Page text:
The Air Force has announced that any Airman or Guardian who has not received the COVID-19 vaccine will not be allowed to permanent change of station (PCS). This newest move runs parallel to similar stances in the Army, Navy, and Marine Corps.
While the Navy and Marine Corps have already said vaccine refusers will get the boot, it is still not clear what the Air Force intends to do with those who refuse.
A Shot Across the Bow
A memo that began circulating on Facebook and Reddit November 23 shows that beginning November 29, any Air Force members who have not been fully vaccinated, begun the vaccination process, or don’t have an approved waiver, will not be allowed to PCS, unless they are already in the process of moving. This PCS freeze affects those overseas as well, with date eligible to return from overseas (DEROS) being pushed back in 120-day increments. Those DEROS dates are set early in the overseas PCS process. Force projections are often based on those dates.
What is this going to mean for the Air Force? A lot of headache and heartache, that’s what. When a servicemember PCS’s overseas, the report no later than date (RNLTD) and DEROS are already set. Force projections have already been determined, and there are a finite number of stations a returning member can move to. Determining numbers at individual bases is a balancing act: how many will be lost to attrition? How many will “rank up” and be moved to other sections or units? Solid dates for incoming Airmen and Guardians give planners the best guess for how to allocate people.
Will the Air Force Vaccine Policy Affect Manning?
Determining a requirement, giving it a drop-dead date, then throwing a wrench into the plan is the antithesis of efficiency. The coronavirus introduced complications no one could have foreseen, but the response has been haphazard at best. With this newest policy, planning for manpower is reaching a critical point.
Put it this way: Airman Snuffy is scheduled to PCS to RAF Mildenhall in the U.K., with an RNLTD of January 15, 2022. He hasn’t gotten the vaccine yet, so his RNLTD has been pushed back 120 days to 15 May. Airman Dufflebag has a DEROS of January 30, 2022, and he is slated to go to Cannon AFB, NM. Snuffy would PCS in, high-five Duffelbag on the way out, and a one-for-one swap would occur. Duffelbag has already been in touch with his sponsor at Cannon, and knows he is taking Airman Snoopy’s place because Snoopy has decided the grass really is greener in civilian clothes.
Now, Snuffy can’t move to England in January. That means Duffelbag can’t leave in January because who is going to take his place? But Duffelbag has all his shots! Why can’t he leave on his DEROS? Snoopy doesn’t care because he already has an approved separation date, and he is out the door in March, right on time. But wait, who will take Snoopy’s place now that Duffelbag is stuck in England? Maybe some poor Airman fresh out of tech school, with absolutely no experience, will get last-minute orders that throw his life into a tail-spin. Thought you were heading to California? Nope, now you’re going to Clovis! Too bad his wife already had a job lined up in Cali; maybe the same opportunity is available in New Mexico.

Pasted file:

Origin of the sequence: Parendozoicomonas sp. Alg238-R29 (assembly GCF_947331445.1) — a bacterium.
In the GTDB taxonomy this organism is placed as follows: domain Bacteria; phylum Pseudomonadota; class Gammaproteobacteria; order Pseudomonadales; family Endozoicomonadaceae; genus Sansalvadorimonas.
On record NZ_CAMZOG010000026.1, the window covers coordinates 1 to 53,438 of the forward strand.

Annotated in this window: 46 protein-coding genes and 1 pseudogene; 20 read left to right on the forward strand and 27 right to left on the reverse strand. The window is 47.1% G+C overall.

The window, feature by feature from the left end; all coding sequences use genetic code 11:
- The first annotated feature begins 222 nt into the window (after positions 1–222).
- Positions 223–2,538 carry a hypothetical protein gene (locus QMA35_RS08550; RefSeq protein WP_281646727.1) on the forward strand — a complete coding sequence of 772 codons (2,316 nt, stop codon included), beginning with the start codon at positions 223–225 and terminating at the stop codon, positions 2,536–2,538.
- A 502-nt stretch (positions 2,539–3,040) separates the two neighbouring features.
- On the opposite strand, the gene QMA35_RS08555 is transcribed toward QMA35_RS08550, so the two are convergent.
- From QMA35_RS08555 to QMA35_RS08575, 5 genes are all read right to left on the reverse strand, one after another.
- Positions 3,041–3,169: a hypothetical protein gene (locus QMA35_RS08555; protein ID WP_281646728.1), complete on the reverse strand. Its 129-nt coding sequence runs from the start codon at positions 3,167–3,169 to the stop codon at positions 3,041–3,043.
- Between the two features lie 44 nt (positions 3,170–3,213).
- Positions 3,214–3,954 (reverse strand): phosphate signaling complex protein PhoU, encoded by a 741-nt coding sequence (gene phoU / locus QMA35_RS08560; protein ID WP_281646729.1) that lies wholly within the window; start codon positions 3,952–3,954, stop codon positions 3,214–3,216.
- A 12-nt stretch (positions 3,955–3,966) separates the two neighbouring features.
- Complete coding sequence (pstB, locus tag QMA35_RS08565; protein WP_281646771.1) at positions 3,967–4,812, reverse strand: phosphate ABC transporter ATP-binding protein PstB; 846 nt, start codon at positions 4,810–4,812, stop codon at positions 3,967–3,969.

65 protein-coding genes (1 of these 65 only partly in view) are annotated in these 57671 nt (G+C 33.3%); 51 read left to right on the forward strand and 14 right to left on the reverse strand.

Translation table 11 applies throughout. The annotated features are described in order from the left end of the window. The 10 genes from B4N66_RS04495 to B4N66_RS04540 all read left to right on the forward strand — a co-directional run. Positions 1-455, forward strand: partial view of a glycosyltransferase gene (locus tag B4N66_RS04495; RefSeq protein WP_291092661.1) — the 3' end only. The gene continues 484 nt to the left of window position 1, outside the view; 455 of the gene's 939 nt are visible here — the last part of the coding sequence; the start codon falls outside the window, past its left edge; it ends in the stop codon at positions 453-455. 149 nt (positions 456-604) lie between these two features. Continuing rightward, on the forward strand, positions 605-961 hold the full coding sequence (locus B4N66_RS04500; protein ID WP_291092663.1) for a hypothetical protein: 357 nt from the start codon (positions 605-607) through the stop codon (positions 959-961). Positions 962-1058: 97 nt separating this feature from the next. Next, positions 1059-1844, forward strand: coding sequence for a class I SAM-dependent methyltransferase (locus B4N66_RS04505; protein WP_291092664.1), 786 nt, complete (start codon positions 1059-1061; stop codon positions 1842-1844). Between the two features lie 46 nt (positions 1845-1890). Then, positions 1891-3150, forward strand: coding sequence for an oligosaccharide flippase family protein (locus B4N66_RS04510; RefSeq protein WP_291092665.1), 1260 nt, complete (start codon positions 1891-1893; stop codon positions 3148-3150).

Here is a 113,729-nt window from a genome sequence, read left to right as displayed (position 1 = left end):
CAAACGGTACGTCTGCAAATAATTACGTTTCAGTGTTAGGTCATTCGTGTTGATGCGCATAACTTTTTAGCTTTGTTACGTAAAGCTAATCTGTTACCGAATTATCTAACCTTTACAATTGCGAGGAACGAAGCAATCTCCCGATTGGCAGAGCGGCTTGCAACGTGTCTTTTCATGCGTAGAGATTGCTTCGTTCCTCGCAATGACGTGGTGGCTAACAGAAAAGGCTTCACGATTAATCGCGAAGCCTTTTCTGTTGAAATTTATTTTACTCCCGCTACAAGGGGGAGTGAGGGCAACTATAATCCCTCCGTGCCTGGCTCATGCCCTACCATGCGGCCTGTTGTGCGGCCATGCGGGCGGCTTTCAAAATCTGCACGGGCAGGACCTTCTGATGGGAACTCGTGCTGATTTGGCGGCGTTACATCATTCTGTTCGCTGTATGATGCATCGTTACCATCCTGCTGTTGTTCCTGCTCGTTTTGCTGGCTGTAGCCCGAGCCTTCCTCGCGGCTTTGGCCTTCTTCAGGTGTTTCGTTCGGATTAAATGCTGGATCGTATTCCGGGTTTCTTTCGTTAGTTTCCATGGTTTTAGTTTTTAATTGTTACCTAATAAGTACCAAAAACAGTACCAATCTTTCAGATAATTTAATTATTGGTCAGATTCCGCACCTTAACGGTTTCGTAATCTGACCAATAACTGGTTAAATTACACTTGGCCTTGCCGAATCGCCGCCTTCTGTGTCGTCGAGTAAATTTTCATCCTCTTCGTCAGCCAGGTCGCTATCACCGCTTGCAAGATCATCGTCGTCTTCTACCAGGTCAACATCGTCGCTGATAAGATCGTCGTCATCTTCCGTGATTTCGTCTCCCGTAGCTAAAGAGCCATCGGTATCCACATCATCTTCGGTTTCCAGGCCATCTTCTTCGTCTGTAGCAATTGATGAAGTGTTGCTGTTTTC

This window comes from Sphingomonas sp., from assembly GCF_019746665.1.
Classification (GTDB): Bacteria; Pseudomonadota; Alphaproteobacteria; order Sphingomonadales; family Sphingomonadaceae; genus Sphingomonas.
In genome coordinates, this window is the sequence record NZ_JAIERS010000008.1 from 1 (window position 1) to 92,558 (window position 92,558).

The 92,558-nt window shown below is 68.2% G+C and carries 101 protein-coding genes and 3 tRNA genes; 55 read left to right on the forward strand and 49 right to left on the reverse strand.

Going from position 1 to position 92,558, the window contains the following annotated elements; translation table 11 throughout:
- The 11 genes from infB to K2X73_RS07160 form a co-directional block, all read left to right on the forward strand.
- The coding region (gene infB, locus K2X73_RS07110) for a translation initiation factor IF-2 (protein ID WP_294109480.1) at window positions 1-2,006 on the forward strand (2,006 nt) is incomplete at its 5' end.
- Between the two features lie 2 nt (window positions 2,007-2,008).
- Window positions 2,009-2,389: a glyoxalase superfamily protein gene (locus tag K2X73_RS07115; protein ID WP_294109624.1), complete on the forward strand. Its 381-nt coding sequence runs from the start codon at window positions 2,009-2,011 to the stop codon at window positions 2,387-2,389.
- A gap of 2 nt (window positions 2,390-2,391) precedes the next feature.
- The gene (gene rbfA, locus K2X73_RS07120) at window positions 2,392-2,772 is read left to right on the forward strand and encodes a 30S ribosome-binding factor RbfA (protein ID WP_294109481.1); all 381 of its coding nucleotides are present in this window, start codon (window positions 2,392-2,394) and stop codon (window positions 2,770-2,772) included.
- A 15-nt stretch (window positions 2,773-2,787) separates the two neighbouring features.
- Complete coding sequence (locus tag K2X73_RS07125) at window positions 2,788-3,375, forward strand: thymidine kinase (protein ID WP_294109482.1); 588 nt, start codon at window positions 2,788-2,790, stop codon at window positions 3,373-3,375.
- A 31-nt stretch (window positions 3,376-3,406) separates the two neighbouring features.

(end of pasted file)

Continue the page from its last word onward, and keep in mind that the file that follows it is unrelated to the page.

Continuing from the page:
Probably, nobody will fill Snoopy’s place at Cannon. All of Snoopy’s experience is now gone, and there is a hole in the manning document where Deuffelbag’s name should have been. That is a hole that will have to be filled from the existing pool of Airmen at Cannon. Maybe someone else out there will get short-notice, surprise orders to Cannon. Maybe Snuffy will get his shots, PCS to England, and Duffelbag can take his rightful place at Cannon, albeit four months late. More likely, someone else has already been slotted into Snoopy’s manpower position, and Duffelbag will receive new orders to fill a slot vacated by someone else who is not vaccinated. Now he and his family have to readjust because they have been planning a move to New Mexico. Now they’re headed to California to fill a slot originally meant for a new trainee. Who now is filling a role meant for a seasoned maintainer. Oh, where does the experience go?
Clear as Mud
Air Force Secretary Frank Kendall made it perfectly clear during a virtual town hall what the penalty for refusing the vaccine would be: “The bottom line is that willfully disobeying a lawful order is incompatible with military service. And to get a vaccination is a lawful order,” said Kendall.
“The Secretary of Defense put that order out. We’re implementing it in the Air Force. There isn’t any question about it being a lawful order. We have to do a lot of things to take care of the health of the force, and people have been required to get vaccinations for a number of things,” he added.
Kendall made it perfectly clear that disobeying an order is incompatible with service. He also made it perfectly clear the vaccine mandate was an order. He did not, however, make it clear what the penalty for disobeying that order would be. The Navy says get the shot, get an exemption, or get out. The Marine Corps says get the shot, get an exemption, or get out. The Marines even left the door open for “scorched-earth” separations by stating general court-martial convening authorities will “retain authority to take any additional adverse administrative or disciplinary action” deemed appropriate.
The Army and Air Force both have paved the way for administrative actions to be taken. The Army says those who refuse the vaccine will not be allowed to re-enlist, be promoted, or have any other favorable personnel actions.
With the Air Force halting PCS moves until members are compliant, the two services show they remember their shared roots. When it comes to the vaccine, will the Army and Air Force fall in step with their water-based brothers? Will they figure out a work-around to retain members until some solid guidance comes down? Will Airman Duffelbag ever get out of England?